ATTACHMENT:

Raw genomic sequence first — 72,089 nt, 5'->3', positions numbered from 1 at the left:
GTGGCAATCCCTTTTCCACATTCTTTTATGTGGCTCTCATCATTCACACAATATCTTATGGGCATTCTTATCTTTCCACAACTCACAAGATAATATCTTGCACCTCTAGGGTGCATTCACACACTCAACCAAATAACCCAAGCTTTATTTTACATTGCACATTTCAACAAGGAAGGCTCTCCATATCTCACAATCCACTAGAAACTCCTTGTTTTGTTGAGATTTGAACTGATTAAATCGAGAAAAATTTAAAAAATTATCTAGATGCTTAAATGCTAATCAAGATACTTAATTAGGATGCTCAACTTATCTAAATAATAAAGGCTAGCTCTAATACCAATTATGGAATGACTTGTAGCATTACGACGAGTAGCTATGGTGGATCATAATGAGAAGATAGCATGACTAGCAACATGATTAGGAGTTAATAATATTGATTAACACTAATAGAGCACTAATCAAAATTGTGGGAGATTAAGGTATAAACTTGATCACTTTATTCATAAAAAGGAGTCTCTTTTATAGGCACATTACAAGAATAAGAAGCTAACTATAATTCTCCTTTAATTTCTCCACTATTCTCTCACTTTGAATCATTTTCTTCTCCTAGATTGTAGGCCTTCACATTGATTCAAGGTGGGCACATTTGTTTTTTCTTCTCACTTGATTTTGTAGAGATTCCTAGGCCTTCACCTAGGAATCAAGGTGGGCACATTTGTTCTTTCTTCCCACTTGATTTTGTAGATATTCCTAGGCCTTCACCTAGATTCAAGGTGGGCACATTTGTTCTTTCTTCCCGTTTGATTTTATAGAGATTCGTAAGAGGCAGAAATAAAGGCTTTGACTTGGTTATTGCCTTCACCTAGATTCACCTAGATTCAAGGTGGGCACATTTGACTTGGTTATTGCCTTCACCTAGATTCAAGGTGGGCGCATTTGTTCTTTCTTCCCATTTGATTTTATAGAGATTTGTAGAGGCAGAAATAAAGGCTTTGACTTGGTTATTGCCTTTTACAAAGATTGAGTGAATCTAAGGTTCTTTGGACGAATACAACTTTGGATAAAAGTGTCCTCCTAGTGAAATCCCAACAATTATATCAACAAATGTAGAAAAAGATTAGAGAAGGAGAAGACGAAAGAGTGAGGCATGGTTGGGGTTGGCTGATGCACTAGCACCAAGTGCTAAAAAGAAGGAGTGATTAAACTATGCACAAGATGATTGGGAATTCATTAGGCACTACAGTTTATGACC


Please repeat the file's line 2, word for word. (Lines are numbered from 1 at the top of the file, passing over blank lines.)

GTGGCAATCCCTTTTCCACATTCTTTTATGTGGCTCTCATCATTCACACAATATCTTATGGGCATTCTTATCTTTCCACAACTCACAAGATAATATCTTGCACCTCTAGGGTGCATTCACACACTCAACCAAATAACCCAAGCTTTATTTTACATTGCACATTTCAACAAGGAAGGCTCTCCATATCTCACAATCCACTAGAAACTCCTTGTTTTGTTGAGATTTGAACTGATTAAATCGAGAAAAATTTAAAAAATTATCTAGATGCTTAAATGCTAATCAAGATACTTAATTAGGATGCTCAACTTATCTAAATAATAAAGGCTAGCTCTAATACCAATTATGGAATGACTTGTAGCATTACGACGAGTAGCTATGGTGGATCATAATGAGAAGATAGCATGACTAGCAACATGATTAGGAGTTAATAATATTGATTAACACTAATAGAGCACTAATCAAAATTGTGGGAGATTAAGGTATAAACTTGATCACTTTATTCATAAAAAGGAGTCTCTTTTATAGGCACATTACAAGAATAAGAAGCTAACTATAATTCTCCTTTAATTTCTCCACTATTCTCTCACTTTGAATCATTTTCTTCTCCTAGATTGTAGGCCTTCACATTGATTCAAGGTGGGCACATTTGTTTTTTCTTCTCACTTGATTTTGTAGAGATTCCTAGGCCTTCACCTAGGAATCAAGGTGGGCACATTTGTTCTTTCTTCCCACTTGATTTTGTAGATATTCCTAGGCCTTCACCTAGATTCAAGGTGGGCACATTTGTTCTTTCTTCCCGTTTGATTTTATAGAGATTCGTAAGAGGCAGAAATAAAGGCTTTGACTTGGTTATTGCCTTCACCTAGATTCACCTAGATTCAAGGTGGGCACATTTGACTTGGTTATTGCCTTCACCTAGATTCAAGGTGGGCGCATTTGTTCTTTCTTCCCATTTGATTTTATAGAGATTTGTAGAGGCAGAAATAAAGGCTTTGACTTGGTTATTGCCTTTTACAAAGATTGAGTGAATCTAAGGTTCTTTGGACGAATACAACTTTGGATAAAAGTGTCCTCCTAGTGAAATCCCAACAATTATATCAACAAATGTAGAAAAAGATTAGAGAAGGAGAAGACGAAAGAGTGAGGCATGGTTGGGGTTGGCTGATGCACTAGCACCAAGTGCTAAAAAGAAGGAGTGATTAAACTATGCACAAGATGATTGGGAATTCATTAGGCACTACAGTTTATGACC